Wednesday, July 30, 2008

WCF DateTime field adjusted automatically for time zone

Well, I got bit by DateTime serialization yesterday. Our server is in the U.S. Central Standard Time (CST) zone and our client is in the U.S. Eastern Standard Time (EST) zone. All data saved in the database is relative to the client and NOT the server. So when the client wants to see all data for today, only the date is specified using DateTime.Today. So when the EST client sent a date of 7/29/08 00:00:00 AM to our WCF webservice on the CST server, the date was converted to 7/28/08 11:00:00 PM. The symptom from the client's point of view was that they could never retrieve data for today.

According to Coding Best Practices Using DateTime in the .NET Framework there are several ways to work around this; however, they missed one. If you change your dates so that DateTimeKind is unspecified, the XML serializer will NOT try to convert them. For example, this code will convert a date to DateTimeKind.Unspecified:


DateTime newDate = DateTime.SpecifyKind(oldDate, DateTimeKind.Unspecified);


References:

14 comments:

Anonymous said...

In your subtitle you use the word personnel. I think you mean personal.

Assaf S. said...

Thank you for this post - it was a lifesaver!

BTW, you can use DateTime.SpecifyKind to change the Kind of an existing DateTime object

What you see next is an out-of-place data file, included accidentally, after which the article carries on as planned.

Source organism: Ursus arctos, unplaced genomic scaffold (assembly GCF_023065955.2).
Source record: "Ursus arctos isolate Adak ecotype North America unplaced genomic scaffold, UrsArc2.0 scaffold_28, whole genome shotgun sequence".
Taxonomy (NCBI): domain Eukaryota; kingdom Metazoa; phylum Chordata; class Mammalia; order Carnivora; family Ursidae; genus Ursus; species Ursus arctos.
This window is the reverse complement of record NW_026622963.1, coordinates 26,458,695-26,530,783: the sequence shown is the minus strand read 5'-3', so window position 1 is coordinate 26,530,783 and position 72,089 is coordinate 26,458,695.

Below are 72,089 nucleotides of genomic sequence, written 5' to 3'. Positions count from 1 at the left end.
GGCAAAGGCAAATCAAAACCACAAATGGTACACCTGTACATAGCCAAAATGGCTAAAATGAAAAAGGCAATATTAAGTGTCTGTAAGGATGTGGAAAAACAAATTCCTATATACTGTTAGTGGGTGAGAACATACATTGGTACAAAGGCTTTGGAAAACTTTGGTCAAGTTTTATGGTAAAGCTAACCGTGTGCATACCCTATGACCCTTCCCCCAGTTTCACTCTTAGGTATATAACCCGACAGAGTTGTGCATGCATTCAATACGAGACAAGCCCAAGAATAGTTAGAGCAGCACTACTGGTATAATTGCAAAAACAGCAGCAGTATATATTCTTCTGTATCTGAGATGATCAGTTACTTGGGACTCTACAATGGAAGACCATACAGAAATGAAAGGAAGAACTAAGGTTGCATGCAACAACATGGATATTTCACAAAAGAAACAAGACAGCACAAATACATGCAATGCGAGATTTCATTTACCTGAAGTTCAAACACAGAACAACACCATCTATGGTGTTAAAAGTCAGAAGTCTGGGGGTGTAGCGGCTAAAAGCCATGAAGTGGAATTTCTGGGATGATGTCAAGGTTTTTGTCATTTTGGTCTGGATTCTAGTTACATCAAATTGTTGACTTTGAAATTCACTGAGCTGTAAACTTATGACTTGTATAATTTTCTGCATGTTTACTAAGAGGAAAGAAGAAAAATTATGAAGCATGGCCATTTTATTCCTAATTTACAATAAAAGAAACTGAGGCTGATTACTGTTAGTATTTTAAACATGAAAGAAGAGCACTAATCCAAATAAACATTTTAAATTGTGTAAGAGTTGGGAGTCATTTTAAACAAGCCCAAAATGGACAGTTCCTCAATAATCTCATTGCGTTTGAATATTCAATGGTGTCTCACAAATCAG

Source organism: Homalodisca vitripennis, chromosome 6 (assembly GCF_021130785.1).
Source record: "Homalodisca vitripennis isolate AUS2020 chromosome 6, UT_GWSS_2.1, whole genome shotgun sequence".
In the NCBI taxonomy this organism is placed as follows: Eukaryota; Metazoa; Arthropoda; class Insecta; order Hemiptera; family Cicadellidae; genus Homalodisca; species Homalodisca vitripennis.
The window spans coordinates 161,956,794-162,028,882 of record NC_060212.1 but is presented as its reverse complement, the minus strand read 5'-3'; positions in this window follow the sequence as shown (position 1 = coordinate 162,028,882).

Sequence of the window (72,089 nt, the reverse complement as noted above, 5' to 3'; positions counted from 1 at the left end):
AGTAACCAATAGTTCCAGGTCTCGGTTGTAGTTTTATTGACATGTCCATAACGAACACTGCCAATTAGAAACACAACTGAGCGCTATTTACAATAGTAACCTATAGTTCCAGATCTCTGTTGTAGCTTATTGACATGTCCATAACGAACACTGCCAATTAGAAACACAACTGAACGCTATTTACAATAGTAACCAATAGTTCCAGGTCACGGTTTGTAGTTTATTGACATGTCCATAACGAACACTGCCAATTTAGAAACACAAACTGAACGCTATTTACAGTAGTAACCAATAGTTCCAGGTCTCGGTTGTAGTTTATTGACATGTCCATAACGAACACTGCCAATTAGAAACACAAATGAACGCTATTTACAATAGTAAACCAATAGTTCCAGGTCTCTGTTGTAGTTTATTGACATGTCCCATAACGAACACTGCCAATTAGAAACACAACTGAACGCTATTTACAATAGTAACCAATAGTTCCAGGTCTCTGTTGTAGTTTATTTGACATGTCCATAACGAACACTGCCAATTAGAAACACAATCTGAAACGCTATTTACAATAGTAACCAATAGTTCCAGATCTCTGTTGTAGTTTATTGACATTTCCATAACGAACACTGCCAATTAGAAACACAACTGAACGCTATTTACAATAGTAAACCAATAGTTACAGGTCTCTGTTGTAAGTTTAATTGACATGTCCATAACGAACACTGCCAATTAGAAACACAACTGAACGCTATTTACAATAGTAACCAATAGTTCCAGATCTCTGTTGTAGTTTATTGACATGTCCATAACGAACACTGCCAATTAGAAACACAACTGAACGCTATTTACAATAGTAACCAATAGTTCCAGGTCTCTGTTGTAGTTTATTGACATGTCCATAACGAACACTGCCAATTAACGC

Goodman said...

I have the same problem right now. Thanks!

Anonymous said...

It is remarkable, rather amusing answer

Anonymous said...

It is remarkable, it is very valuable answer

Anonymous said...

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cyberguest said...

good info.

and also to give some credit to the linked best practice article, the author was referring to .NET 1.0 and 1.1. back then, there was no Kind for DateTime.

Anonymous said...

Thanks 4 the post!

Anonymous said...

Very helpful thanks!

Anonymous said...

After many hours spent to understand my timezone problem, i must say you : THANK YOU !

Marc Fearby said...

I've also found that I can do this on the server-side to get the non-adjusted value:

date.Value.ToLocalTime()

Unknown said...

Hi,
Thank you for the post. We have the exact same issue, but setting it to Unspecified, work only if my client and server are EST, if my client time is EST and server is CST, still I have same problem. Any help would appreciated.

Thanks,
Akila.

Dave said...

@Akila - If you are storing UTC time in your database and then set the time to Unspecified before sending it over the web, you should not have a problem on the client side if you set the datetimekind back to UTC. If you are storing local times in your database, you're probably going to have issues.

Dave said...

@Akila - so you are storing local time and not UTC time. That's not really a good idea since databases like SQL Server do not store the date time kind. If you are using JSON serialization, it will send the time as UTC regardless of what you do, which means it may translate it back to local time on the other side, which will put your time off by hours. If you are using XML serialization or the DataContractSerializer as long as you set the DateTime kind to unspecified before sending and don't fiddle with it on the client side, you should be fine. Are you trying to translate it back to local time for the client? If so, I'd recommend you store UTC and save yourself a lot of trouble. Besides, if you ever move your server location you don't want to store local times. You need something that is universal and captures a time relative to something known. That is what UTC time is all about since it doesn't observer Day Light Savings time and is always the same.